that young age can properly handle the trust assets.
Charitable Remainder Trusts
Gifting your assets to charity may seem an extreme way to gain creditor-protection,
however, our tax laws allow you to give away your property to charity,
achieve protection, and use these same assets to generate income for you
during your lifetime. For protection, as well as the tax advantages from
gifting assets during your lifetime, the Charitable Remainder Trust (CRT)
can be your answer.
Here’s an overview of how the CRT works. As the grantor, you select
a tax-exempt charity as the beneficiary of your irrevocable trust. When
you create and fund the CRT, you make a charitable donation and can claim
an immediate tax deduction for the value of the assets contributed to
the trust. Although you have gifted the principal, you would be the income
beneficiary. Over your lifetime, your trust would pay you a fixed annual
income. You thus get an immediate tax deduction and future income from
the donated assets.
Assume that you have $200,000 in stocks that were purchased 15 years ago
for $60,000. If you sold the stock to invest in treasury bonds, you would
pay $21,000 in capital gains taxes on the profit (15% X $140,000 gain).
If your treasury bonds are worth $200,000 when you die, your estate may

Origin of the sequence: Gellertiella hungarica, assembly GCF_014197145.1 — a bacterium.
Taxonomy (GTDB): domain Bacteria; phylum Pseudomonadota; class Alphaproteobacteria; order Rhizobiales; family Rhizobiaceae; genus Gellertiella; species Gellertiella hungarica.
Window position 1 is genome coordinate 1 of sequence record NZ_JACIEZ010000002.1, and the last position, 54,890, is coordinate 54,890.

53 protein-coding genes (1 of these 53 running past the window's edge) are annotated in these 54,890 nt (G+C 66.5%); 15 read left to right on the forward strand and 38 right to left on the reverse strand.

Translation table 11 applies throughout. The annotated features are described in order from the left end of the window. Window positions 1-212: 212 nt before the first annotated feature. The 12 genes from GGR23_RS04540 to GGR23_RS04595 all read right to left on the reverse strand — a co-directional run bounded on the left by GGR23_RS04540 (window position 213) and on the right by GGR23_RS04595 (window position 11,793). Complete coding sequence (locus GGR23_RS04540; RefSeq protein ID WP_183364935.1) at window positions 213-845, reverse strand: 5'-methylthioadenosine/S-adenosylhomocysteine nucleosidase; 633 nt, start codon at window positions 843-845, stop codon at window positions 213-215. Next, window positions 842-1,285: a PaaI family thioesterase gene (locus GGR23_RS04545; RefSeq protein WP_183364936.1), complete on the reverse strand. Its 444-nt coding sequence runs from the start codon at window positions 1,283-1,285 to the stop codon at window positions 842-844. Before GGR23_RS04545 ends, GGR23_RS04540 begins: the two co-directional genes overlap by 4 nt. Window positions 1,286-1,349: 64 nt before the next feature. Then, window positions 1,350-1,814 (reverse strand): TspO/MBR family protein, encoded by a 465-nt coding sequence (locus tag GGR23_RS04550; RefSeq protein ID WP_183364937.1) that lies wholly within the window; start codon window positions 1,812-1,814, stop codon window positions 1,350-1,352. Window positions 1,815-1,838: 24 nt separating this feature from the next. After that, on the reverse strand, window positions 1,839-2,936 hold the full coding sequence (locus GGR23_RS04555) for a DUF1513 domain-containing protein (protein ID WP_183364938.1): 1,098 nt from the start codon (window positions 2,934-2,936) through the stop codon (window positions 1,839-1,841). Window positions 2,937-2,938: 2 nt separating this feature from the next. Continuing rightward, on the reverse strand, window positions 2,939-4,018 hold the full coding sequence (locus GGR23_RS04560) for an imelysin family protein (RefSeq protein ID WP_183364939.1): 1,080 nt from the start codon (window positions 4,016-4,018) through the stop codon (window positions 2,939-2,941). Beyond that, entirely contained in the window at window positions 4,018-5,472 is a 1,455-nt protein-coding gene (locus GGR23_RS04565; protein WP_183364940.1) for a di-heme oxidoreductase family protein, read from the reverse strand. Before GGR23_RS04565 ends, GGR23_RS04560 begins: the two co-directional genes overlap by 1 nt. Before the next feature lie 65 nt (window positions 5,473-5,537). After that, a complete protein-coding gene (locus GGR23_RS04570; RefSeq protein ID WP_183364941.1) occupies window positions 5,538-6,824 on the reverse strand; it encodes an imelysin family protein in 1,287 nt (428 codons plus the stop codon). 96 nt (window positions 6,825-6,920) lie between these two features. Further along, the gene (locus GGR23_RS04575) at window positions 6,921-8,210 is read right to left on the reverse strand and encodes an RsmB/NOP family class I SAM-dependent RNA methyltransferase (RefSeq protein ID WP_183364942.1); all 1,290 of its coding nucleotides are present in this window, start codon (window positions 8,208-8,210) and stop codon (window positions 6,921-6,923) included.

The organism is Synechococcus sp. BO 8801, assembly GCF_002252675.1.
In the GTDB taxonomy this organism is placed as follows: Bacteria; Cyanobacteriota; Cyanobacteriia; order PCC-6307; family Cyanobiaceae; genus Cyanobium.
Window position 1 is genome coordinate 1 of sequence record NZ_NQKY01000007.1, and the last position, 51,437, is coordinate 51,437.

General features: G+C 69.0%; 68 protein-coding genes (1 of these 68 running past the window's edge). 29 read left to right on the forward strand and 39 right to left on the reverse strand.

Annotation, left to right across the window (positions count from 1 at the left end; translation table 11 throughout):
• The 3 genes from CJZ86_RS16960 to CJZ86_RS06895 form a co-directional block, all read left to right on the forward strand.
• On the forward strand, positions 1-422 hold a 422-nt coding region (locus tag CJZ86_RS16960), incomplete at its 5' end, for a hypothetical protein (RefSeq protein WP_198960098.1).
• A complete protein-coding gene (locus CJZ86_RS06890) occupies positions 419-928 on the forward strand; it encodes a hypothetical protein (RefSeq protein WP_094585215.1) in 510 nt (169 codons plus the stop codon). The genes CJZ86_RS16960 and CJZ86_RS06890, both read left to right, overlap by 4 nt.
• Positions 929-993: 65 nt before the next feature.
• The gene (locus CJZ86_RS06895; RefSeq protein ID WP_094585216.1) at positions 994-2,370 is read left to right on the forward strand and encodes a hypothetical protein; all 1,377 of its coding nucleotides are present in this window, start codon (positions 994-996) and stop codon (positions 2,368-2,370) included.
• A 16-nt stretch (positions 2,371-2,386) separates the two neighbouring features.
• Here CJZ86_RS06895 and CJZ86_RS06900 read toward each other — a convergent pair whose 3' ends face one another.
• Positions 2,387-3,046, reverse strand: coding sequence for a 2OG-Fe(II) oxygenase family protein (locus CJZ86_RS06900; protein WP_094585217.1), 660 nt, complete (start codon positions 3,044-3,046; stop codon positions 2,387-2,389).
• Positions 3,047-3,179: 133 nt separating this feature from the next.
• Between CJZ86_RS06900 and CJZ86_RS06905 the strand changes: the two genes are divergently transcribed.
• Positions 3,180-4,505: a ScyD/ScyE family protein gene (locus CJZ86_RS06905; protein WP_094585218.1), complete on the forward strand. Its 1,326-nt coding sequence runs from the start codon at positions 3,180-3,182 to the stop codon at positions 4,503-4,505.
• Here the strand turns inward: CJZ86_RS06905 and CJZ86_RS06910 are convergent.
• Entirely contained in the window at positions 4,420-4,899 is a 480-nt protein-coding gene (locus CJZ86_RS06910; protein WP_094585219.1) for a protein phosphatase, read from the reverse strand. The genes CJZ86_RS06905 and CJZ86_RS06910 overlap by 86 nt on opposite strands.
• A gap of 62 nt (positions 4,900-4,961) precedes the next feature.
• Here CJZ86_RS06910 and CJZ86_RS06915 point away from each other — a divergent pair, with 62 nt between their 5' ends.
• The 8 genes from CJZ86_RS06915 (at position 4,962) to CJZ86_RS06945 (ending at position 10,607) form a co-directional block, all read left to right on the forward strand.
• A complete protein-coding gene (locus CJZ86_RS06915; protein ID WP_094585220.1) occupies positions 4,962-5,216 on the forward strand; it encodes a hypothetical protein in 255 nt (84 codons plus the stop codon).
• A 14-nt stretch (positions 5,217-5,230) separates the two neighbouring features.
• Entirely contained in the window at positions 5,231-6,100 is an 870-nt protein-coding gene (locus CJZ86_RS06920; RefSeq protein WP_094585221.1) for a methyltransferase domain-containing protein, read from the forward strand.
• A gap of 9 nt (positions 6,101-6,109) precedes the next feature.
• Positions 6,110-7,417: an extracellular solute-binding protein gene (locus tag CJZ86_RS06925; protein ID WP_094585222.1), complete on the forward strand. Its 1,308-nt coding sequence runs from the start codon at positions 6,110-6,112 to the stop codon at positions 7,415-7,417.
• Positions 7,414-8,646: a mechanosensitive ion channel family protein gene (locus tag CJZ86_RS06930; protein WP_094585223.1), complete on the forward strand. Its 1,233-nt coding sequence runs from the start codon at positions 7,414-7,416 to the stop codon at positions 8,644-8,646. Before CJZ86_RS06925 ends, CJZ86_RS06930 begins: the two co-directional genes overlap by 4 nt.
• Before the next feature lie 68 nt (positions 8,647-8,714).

then pay another $88,000 in estate taxes (although future estate taxes
are uncertain). Your heirs would inherit, after taxes, only $91,000 from
the original $200,000.
So, you don’t sell your stocks. Instead you transfer them to a CRT.
You get the same annual income as from treasury bonds for the remainder
of your life because you could be the CRT’s income beneficiary.
You deduct your $200,000 donation as an immediate charitable contribution.
The income from the tax savings from your charitable deduction can buy
a $91,000 life insurance policy to cover the $91,000 that your beneficiaries
would have received had you donated your stock to the CRT. The net result:
a large tax deduction this year, the same perpetual fixed retirement income
as with treasury bonds, you donate to your favorite charity, and the donated
trust assets are lawsuit-proof.
Do you have appreciated assets? Do you want a fixed lifetime income? Would
the CRT’s fixed income satisfy your retirement needs (adjusted for